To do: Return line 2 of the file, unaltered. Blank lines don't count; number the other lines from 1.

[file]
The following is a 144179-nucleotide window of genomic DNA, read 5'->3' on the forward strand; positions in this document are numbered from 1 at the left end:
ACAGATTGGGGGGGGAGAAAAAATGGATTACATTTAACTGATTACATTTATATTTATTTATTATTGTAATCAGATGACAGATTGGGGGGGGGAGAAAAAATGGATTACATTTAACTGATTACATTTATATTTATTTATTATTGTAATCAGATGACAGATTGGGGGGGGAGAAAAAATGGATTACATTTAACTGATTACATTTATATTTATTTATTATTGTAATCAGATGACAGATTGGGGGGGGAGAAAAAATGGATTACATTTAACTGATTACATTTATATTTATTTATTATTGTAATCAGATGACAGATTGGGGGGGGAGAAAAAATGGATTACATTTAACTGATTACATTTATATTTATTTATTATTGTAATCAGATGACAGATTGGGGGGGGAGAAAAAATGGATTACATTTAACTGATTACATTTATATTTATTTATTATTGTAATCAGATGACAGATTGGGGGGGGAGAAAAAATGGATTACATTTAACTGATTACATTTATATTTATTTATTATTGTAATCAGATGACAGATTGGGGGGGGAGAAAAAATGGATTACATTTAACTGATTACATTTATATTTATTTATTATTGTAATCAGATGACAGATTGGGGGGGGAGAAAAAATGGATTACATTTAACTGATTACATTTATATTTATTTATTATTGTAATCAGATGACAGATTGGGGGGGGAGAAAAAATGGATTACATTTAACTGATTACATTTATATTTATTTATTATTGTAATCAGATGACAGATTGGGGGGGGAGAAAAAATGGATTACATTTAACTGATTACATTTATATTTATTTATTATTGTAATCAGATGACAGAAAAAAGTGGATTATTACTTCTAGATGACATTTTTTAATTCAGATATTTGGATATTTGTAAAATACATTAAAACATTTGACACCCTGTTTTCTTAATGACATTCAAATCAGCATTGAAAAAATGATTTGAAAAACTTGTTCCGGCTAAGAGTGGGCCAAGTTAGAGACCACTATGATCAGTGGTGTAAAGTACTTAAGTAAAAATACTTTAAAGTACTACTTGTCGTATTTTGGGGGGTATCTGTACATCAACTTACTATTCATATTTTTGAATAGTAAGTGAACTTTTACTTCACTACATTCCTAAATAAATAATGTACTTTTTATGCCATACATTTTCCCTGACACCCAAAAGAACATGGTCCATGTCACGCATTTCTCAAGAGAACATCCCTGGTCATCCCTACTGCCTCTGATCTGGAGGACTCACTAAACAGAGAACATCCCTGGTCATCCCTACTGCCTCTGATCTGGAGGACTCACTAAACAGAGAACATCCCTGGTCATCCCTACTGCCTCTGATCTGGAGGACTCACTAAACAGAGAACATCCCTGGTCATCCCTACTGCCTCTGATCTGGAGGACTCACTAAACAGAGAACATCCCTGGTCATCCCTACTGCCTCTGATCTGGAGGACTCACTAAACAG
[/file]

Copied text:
ACAGATTGGGGGGGGAGAAAAAATGGATTACATTTAACTGATTACATTTATATTTATTTATTATTGTAATCAGATGACAGATTGGGGGGGGGAGAAAAAATGGATTACATTTAACTGATTACATTTATATTTATTTATTATTGTAATCAGATGACAGATTGGGGGGGGAGAAAAAATGGATTACATTTAACTGATTACATTTATATTTATTTATTATTGTAATCAGATGACAGATTGGGGGGGGAGAAAAAATGGATTACATTTAACTGATTACATTTATATTTATTTATTATTGTAATCAGATGACAGATTGGGGGGGGAGAAAAAATGGATTACATTTAACTGATTACATTTATATTTATTTATTATTGTAATCAGATGACAGATTGGGGGGGGAGAAAAAATGGATTACATTTAACTGATTACATTTATATTTATTTATTATTGTAATCAGATGACAGATTGGGGGGGGAGAAAAAATGGATTACATTTAACTGATTACATTTATATTTATTTATTATTGTAATCAGATGACAGATTGGGGGGGGAGAAAAAATGGATTACATTTAACTGATTACATTTATATTTATTTATTATTGTAATCAGATGACAGATTGGGGGGGGAGAAAAAATGGATTACATTTAACTGATTACATTTATATTTATTTATTATTGTAATCAGATGACAGATTGGGGGGGGAGAAAAAATGGATTACATTTAACTGATTACATTTATATTTATTTATTATTGTAATCAGATGACAGATTGGGGGGGGAGAAAAAATGGATTACATTTAACTGATTACATTTATATTTATTTATTATTGTAATCAGATGACAGAAAAAAGTGGATTATTACTTCTAGATGACATTTTTTAATTCAGATATTTGGATATTTGTAAAATACATTAAAACATTTGACACCCTGTTTTCTTAATGACATTCAAATCAGCATTGAAAAAATGATTTGAAAAACTTGTTCCGGCTAAGAGTGGGCCAAGTTAGAGACCACTATGATCAGTGGTGTAAAGTACTTAAGTAAAAATACTTTAAAGTACTACTTGTCGTATTTTGGGGGGTATCTGTACATCAACTTACTATTCATATTTTTGAATAGTAAGTGAACTTTTACTTCACTACATTCCTAAATAAATAATGTACTTTTTATGCCATACATTTTCCCTGACACCCAAAAGAACATGGTCCATGTCACGCATTTCTCAAGAGAACATCCCTGGTCATCCCTACTGCCTCTGATCTGGAGGACTCACTAAACAGAGAACATCCCTGGTCATCCCTACTGCCTCTGATCTGGAGGACTCACTAAACAGAGAACATCCCTGGTCATCCCTACTGCCTCTGATCTGGAGGACTCACTAAACAGAGAACATCCCTGGTCATCCCTACTGCCTCTGATCTGGAGGACTCACTAAACAGAGAACATCCCTGGTCATCCCTACTGCCTCTGATCTGGAGGACTCACTAAACAG